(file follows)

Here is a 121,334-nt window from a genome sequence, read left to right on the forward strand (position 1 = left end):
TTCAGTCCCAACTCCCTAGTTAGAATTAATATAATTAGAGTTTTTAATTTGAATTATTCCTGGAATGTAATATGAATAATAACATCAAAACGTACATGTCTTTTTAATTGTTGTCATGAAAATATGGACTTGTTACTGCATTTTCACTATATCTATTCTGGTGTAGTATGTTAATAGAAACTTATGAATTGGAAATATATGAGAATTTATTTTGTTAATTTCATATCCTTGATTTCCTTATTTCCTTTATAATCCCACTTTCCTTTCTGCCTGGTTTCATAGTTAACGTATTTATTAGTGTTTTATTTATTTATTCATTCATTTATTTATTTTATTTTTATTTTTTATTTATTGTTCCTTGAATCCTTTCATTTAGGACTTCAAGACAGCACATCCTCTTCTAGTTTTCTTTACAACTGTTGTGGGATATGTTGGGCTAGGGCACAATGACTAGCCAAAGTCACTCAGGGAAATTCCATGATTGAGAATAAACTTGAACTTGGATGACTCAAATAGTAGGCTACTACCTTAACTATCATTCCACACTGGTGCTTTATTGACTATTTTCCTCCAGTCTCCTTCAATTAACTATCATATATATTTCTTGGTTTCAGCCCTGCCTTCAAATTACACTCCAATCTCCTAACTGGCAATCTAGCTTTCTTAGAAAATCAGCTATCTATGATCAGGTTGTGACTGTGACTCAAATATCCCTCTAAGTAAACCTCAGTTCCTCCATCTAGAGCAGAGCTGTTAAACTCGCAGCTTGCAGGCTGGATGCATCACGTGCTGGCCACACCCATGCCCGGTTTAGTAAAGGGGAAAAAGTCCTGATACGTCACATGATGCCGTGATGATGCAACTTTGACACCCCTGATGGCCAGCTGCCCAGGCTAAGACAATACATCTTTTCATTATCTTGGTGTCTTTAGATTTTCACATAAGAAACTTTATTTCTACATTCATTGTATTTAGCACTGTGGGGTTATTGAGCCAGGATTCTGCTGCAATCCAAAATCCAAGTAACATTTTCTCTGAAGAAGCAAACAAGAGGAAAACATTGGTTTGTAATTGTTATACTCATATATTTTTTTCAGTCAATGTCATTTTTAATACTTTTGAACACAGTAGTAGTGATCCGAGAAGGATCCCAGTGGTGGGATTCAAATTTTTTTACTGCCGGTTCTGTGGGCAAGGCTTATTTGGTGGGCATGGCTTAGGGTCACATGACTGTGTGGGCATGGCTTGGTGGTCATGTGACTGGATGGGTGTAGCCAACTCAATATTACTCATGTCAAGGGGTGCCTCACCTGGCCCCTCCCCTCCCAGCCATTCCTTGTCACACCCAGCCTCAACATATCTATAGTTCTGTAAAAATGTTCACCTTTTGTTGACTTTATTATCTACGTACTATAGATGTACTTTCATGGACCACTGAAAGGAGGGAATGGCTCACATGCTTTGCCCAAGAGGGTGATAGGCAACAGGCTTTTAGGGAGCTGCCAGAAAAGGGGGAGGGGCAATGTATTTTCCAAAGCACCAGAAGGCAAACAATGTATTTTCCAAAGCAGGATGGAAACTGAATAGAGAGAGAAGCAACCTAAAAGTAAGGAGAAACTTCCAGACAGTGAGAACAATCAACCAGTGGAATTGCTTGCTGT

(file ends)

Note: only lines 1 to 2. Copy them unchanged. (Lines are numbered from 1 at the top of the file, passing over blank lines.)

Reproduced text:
Here is a 121,334-nt window from a genome sequence, read left to right on the forward strand (position 1 = left end):
TTCAGTCCCAACTCCCTAGTTAGAATTAATATAATTAGAGTTTTTAATTTGAATTATTCCTGGAATGTAATATGAATAATAACATCAAAACGTACATGTCTTTTTAATTGTTGTCATGAAAATATGGACTTGTTACTGCATTTTCACTATATCTATTCTGGTGTAGTATGTTAATAGAAACTTATGAATTGGAAATATATGAGAATTTATTTTGTTAATTTCATATCCTTGATTTCCTTATTTCCTTTATAATCCCACTTTCCTTTCTGCCTGGTTTCATAGTTAACGTATTTATTAGTGTTTTATTTATTTATTCATTCATTTATTTATTTTATTTTTATTTTTTATTTATTGTTCCTTGAATCCTTTCATTTAGGACTTCAAGACAGCACATCCTCTTCTAGTTTTCTTTACAACTGTTGTGGGATATGTTGGGCTAGGGCACAATGACTAGCCAAAGTCACTCAGGGAAATTCCATGATTGAGAATAAACTTGAACTTGGATGACTCAAATAGTAGGCTACTACCTTAACTATCATTCCACACTGGTGCTTTATTGACTATTTTCCTCCAGTCTCCTTCAATTAACTATCATATATATTTCTTGGTTTCAGCCCTGCCTTCAAATTACACTCCAATCTCCTAACTGGCAATCTAGCTTTCTTAGAAAATCAGCTATCTATGATCAGGTTGTGACTGTGACTCAAATATCCCTCTAAGTAAACCTCAGTTCCTCCATCTAGAGCAGAGCTGTTAAACTCGCAGCTTGCAGGCTGGATGCATCACGTGCTGGCCACACCCATGCCCGGTTTAGTAAAGGGGAAAAAGTCCTGATACGTCACATGATGCCGTGATGATGCAACTTTGACACCCCTGATGGCCAGCTGCCCAGGCTAAGACAATACATCTTTTCATTATCTTGGTGTCTTTAGATTTTCACATAAGAAACTTTATTTCTACATTCATTGTATTTAGCACTGTGGGGTTATTGAGCCAGGATTCTGCTGCAATCCAAAATCCAAGTAACATTTTCTCTGAAGAAGCAAACAAGAGGAAAACATTGGTTTGTAATTGTTATACTCATATATTTTTTTCAGTCAATGTCATTTTTAATACTTTTGAACACAGTAGTAGTGATCCGAGAAGGATCCCAGTGGTGGGATTCAAATTTTTTTACTGCCGGTTCTGTGGGCAAGGCTTATTTGGTGGGCATGGCTTAGGGTCACATGACTGTGTGGGCATGGCTTGGTGGTCATGTGACTGGATGGGTGTAGCCAACTCAATATTACTCATGTCAAGGGGTGCCTCACCTGGCCCCTCCCCTCCCAGCCATTCCTTGTCACACCCAGCCTCAACATATCTATAGTTCTGTAAAAATGTTCACCTTTTGTTGACTTTATTATCTACGTACTATAGATGTACTTTCATGGACCACTGAAAGGAGGGAATGGCTCACATGCTTTGCCCAAGAGGGTGATAGGCAACAGGCTTTTAGGGAGCTGCCAGAAAAGGGGGAGGGGCAATGTATTTTCCAAAGCACCAGAAGGCAAACAATGTATTTTCCAAAGCAGGATGGAAACTGAATAGAGAGAGAAGCAACCTAAAAGTAAGGAGAAACTTCCAGACAGTGAGAACAATCAACCAGTGGAATTGCTTGCTGT